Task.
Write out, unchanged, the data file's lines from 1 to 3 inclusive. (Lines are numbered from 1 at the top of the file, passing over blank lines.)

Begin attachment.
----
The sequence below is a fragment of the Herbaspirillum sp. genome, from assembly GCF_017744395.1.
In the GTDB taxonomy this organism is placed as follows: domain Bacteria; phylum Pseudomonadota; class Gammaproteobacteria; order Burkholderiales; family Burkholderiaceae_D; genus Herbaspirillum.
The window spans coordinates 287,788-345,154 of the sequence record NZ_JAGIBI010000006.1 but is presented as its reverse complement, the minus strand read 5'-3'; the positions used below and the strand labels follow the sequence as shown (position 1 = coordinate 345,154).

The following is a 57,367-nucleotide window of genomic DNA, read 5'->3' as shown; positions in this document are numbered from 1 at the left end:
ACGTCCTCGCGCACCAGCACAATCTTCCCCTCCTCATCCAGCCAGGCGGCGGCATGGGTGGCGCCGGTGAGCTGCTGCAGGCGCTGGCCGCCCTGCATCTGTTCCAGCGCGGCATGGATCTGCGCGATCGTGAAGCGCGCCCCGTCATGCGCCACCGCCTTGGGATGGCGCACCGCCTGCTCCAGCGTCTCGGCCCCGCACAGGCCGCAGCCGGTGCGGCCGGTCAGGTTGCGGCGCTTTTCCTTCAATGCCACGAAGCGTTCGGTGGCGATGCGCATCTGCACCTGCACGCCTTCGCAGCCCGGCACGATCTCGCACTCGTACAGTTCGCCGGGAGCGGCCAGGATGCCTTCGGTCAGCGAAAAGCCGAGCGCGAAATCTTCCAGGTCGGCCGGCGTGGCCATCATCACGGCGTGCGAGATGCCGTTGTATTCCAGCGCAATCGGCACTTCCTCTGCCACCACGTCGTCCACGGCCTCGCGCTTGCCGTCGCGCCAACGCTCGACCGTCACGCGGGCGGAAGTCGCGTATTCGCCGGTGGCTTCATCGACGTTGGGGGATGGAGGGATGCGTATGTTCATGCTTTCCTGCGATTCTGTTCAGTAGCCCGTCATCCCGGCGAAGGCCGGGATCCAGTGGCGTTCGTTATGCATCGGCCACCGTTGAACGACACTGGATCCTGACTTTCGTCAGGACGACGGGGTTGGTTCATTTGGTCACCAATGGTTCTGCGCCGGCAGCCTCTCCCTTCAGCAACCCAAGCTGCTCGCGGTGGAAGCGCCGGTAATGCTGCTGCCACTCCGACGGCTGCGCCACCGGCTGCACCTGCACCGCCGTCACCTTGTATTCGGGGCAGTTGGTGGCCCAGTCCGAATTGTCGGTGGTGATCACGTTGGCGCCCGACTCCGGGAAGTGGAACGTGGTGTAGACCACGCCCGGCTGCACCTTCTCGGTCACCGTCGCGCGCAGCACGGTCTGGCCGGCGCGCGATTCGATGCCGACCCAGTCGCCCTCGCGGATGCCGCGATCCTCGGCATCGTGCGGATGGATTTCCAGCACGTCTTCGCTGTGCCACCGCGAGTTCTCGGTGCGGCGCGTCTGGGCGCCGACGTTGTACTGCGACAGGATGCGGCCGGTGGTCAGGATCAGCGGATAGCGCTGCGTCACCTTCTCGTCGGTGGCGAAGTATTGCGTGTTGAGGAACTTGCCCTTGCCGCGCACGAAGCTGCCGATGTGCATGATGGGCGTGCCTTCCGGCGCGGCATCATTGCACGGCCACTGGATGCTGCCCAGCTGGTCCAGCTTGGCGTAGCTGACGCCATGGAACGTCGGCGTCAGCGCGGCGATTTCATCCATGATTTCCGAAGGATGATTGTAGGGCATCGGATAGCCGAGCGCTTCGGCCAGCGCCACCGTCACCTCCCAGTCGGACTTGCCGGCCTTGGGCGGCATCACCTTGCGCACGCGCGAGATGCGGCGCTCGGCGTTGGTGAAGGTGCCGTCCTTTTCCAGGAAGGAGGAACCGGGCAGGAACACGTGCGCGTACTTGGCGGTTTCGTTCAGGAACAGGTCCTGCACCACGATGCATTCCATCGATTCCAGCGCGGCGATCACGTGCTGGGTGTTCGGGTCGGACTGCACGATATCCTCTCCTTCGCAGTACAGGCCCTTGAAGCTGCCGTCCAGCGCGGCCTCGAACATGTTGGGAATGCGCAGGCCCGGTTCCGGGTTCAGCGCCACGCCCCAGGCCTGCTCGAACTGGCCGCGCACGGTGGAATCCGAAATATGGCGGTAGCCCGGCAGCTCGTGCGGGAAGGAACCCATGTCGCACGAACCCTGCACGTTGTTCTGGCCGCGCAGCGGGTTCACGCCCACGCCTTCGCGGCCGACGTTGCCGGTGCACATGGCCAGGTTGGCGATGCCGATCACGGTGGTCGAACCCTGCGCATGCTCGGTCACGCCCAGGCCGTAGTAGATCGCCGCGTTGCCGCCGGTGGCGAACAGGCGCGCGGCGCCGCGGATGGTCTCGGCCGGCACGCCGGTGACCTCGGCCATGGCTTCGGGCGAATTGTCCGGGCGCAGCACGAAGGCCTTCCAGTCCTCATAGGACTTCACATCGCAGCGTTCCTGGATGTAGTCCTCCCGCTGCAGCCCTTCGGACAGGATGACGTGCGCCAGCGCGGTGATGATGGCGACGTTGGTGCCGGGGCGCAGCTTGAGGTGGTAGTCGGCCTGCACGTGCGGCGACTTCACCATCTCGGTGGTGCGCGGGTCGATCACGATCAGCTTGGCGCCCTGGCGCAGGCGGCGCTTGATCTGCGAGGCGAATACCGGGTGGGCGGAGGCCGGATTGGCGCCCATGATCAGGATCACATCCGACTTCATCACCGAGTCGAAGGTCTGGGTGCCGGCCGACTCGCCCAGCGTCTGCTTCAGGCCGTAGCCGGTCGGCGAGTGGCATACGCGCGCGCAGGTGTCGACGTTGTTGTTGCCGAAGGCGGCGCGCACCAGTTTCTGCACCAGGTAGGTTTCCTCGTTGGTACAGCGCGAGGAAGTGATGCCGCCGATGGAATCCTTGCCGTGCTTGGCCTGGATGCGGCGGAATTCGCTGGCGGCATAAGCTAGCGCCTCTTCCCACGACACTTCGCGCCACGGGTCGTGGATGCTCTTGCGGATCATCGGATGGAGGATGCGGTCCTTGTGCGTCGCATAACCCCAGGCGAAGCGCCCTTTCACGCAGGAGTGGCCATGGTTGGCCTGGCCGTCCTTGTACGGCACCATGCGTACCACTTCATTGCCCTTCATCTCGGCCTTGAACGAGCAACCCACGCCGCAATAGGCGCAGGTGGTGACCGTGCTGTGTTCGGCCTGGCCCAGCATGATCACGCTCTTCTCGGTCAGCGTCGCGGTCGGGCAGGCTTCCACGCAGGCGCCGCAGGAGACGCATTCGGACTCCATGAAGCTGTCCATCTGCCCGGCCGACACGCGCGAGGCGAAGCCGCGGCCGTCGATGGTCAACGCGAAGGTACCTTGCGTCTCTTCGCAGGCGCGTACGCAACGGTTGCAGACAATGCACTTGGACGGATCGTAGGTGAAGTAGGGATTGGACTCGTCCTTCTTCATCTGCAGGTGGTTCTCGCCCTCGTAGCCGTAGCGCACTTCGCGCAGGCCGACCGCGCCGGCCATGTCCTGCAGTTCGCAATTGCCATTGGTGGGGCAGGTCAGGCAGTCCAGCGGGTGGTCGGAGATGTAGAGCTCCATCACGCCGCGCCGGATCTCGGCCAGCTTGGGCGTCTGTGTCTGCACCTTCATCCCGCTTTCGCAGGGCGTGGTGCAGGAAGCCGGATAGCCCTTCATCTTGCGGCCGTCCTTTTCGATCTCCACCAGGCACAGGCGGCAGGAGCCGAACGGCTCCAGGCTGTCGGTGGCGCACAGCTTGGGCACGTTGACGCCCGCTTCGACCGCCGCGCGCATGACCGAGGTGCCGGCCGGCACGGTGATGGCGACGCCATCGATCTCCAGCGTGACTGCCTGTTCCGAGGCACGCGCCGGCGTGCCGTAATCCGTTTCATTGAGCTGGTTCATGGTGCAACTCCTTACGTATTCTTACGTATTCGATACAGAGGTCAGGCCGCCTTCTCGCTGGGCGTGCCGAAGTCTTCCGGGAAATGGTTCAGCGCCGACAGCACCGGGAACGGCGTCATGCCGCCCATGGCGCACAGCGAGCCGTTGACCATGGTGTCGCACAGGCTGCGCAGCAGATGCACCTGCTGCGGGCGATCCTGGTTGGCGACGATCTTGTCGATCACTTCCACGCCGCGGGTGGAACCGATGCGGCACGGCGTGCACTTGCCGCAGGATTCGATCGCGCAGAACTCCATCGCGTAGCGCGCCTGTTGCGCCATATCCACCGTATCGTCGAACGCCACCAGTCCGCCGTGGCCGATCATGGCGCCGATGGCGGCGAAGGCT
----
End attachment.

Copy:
The sequence below is a fragment of the Herbaspirillum sp. genome, from assembly GCF_017744395.1.
In the GTDB taxonomy this organism is placed as follows: domain Bacteria; phylum Pseudomonadota; class Gammaproteobacteria; order Burkholderiales; family Burkholderiaceae_D; genus Herbaspirillum.
The window spans coordinates 287,788-345,154 of the sequence record NZ_JAGIBI010000006.1 but is presented as its reverse complement, the minus strand read 5'-3'; the positions used below and the strand labels follow the sequence as shown (position 1 = coordinate 345,154).